March 2011

Heather Clitheroe

scarlet woman of self-help

How I Learned to Get Fresh to Death and Love the Grenade: Jenni Farley's “The Rules According to JWOWW”

"Just because I have chosen to live this lifestyle doesn't mean that readers should -- I am not a role model! The publisher and author advocate safety when it comes to drinking and sex and specifically disclaim any and all liability for any outcomes, consequences, and damages (including property damage, physical injury, or death) that may occur as a result of attempting any of the activities described in this book."

I'm not sure if the disclaimer covers the irreparable and lasting harm incurred as a result of reading the book, but Bookslut's lawyers haven't returned my calls yet. Suffice it to say that after an hour and a half of poring over her The Rules According to JWOWW, Farley's most salient advice filters down into a few points:


Now, it's true that the people most likely to pick up Jenni Farley's book will know her as “JWoww,” a cast member of MTV's Jersey Shore, a reality show following the often-drunken adventures of young Italian-American men and women in aimless pursuit of... well, of getting drunk and having sex, I think. With the success of the show comes the spawning of celebrity lines: a novel, perfume, a self-help book, clothing, diet supplements, and self-tanner.

Fortunately, Bookslut only asked me to review the self-help book.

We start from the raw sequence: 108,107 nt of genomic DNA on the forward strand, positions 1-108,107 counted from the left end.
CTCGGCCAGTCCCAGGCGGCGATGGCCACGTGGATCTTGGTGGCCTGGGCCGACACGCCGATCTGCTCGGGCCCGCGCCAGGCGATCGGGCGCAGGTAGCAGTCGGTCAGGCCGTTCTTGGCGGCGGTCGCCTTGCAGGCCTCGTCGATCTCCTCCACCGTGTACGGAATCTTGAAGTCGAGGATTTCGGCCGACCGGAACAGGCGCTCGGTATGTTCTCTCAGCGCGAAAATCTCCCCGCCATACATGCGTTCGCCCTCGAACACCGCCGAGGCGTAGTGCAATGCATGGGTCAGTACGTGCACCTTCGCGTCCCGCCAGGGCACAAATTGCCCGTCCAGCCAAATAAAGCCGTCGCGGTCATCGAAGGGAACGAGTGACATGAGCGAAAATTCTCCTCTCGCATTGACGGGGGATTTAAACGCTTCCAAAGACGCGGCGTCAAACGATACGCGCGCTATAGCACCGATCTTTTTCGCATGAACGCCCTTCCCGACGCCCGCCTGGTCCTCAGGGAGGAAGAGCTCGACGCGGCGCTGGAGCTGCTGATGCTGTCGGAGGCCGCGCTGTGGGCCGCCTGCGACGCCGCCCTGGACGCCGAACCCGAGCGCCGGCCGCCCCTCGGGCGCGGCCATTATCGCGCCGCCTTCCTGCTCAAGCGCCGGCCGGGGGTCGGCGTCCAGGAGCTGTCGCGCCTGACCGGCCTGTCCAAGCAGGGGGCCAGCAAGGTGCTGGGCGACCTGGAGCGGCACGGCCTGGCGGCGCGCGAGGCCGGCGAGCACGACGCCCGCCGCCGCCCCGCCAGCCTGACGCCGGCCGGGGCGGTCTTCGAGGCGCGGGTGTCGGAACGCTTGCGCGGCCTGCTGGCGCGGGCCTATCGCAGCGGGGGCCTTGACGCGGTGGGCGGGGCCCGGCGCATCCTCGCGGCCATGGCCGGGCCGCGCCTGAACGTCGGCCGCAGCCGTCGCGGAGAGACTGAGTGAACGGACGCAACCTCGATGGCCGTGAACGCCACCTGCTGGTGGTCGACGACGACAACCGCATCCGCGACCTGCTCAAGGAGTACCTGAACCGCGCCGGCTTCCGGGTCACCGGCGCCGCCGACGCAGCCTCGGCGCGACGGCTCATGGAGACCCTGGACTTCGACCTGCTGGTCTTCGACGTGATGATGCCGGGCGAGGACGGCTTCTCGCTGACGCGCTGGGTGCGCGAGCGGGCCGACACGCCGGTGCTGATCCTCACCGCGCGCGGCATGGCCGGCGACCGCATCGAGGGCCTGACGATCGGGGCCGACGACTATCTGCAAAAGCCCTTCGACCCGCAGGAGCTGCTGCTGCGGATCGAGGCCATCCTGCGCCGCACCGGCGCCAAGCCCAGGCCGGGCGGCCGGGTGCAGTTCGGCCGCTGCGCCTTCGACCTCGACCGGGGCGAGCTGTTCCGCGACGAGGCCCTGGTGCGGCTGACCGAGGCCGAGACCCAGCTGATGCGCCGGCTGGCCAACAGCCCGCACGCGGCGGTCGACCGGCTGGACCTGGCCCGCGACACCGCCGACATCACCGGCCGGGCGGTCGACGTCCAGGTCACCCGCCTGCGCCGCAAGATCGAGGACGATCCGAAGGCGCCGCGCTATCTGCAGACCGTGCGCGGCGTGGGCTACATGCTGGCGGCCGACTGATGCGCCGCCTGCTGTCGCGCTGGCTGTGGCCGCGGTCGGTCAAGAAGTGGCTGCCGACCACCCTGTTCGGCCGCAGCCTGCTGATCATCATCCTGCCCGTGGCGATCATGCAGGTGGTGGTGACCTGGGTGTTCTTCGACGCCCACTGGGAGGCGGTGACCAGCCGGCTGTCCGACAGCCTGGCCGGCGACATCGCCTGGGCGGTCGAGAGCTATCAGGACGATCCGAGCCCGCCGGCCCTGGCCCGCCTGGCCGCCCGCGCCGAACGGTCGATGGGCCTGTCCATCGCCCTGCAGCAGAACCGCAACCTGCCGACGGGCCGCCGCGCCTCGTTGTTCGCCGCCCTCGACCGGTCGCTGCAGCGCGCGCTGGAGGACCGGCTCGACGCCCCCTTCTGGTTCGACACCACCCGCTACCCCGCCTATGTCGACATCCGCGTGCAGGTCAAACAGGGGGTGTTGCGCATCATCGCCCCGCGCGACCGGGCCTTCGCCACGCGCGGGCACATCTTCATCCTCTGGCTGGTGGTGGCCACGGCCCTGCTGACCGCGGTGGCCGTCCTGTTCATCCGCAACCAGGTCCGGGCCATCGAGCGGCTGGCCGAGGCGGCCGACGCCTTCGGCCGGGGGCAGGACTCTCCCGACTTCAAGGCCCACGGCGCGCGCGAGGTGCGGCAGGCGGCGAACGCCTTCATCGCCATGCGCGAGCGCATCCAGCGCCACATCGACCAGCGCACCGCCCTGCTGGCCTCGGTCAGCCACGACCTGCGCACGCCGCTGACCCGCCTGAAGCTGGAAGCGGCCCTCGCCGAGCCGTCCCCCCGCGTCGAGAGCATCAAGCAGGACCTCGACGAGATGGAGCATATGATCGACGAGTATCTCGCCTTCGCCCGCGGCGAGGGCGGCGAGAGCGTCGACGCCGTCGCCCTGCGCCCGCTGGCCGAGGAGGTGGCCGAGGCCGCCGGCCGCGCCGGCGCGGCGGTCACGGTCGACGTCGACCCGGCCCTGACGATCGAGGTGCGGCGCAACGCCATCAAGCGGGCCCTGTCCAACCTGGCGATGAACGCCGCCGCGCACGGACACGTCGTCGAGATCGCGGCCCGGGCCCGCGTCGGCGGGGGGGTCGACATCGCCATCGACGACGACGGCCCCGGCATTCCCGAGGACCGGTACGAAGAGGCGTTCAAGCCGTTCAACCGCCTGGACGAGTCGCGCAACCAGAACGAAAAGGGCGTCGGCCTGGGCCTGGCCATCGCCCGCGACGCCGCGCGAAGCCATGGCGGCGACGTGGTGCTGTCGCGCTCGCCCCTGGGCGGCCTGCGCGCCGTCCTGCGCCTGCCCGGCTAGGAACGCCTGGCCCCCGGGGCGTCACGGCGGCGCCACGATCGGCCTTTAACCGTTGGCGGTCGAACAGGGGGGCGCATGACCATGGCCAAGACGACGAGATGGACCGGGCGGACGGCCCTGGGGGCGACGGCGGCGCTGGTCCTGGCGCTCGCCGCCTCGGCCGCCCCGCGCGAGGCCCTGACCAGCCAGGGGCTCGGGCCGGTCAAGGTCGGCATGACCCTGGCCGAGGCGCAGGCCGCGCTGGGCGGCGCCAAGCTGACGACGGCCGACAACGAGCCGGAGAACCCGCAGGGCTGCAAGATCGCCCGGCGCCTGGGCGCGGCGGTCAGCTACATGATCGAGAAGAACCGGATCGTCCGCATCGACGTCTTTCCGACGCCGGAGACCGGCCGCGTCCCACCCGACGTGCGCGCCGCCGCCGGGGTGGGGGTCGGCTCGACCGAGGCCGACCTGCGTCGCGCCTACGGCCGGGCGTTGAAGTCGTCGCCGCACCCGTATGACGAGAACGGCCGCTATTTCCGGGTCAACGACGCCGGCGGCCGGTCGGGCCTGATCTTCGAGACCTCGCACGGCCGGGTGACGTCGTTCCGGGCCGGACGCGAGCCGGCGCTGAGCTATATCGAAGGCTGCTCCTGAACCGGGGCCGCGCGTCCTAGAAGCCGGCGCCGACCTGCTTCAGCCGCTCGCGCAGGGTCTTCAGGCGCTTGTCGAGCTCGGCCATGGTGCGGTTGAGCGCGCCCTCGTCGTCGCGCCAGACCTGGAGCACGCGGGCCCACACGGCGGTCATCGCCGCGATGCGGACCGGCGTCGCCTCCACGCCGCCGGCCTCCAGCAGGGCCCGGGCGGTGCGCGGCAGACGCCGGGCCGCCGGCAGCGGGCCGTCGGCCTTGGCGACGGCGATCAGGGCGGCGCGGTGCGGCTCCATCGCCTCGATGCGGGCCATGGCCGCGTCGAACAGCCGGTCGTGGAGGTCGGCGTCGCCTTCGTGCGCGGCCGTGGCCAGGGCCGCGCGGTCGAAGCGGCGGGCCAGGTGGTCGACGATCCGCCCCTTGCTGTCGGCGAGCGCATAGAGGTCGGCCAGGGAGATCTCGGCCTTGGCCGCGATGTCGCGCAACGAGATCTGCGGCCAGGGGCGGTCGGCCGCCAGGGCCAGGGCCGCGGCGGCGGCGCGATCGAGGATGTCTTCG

Farley's book on “landing a mint guy, staying fresh to death, and kicking the competition to the curb” are laid out over nine chapters, and further broken down into sixty “rules” for what amounts to questionable at best practices. Co-written with Sheryl Berk (who, no doubt, is responsible for the proper use of semicolons in the book), Farley hopes to elevate fine art of courtship and love-play because:

Women need dating rules like they need bras. Sure, you can go without them, but if you do -- and you're sporting a nice boob job like I am -- you are gonna be flopping out there in the wind.

It must be hard to be a Jersey Shore girl. They're always being criticized for their hair, their portrayals of cultural stereotypes, their hook-ups, their arrests for public intoxication, or their bouts on celebrity boxing matches. It's so, like, unfair and stuff, you know? But Farley has learned much from her time on the show, and in true celebrity fashion, she's willing to share what she knows. And she knows a lot.

When hitting the club or bar, she says, take protection. Not condoms. A couple of girlfriends who will help you "repel the losers and reel in the hotties." Learn to distinguish from your typical man-whore and the cocky asshole (and all this time, I thought they were the same guy!). Stop drinking if you vomit (this is part of rule #8 -- “sloppy drunk is not a good look on anyone”). Vomiting, she says, is a signal that your body "can't take the amount of alcohol that you have consumed." The Mayo Clinic says that it can be a sign of alcohol poisoning, but what do they know? They're just like stage-five clingers, vibing with the books and all, yo. They're such grenades (also a term for a “large, ugly chick who's friends with a hot chick.” Oh, snap!

Although Farley does not advocate “hooking up” with a man on the first date/drunken encounter -- possibly acknowledging that alcohol clouds even the freshest to death, most mint mind -- she does suggest that saying no is an excellent way to make a man want a girl even more: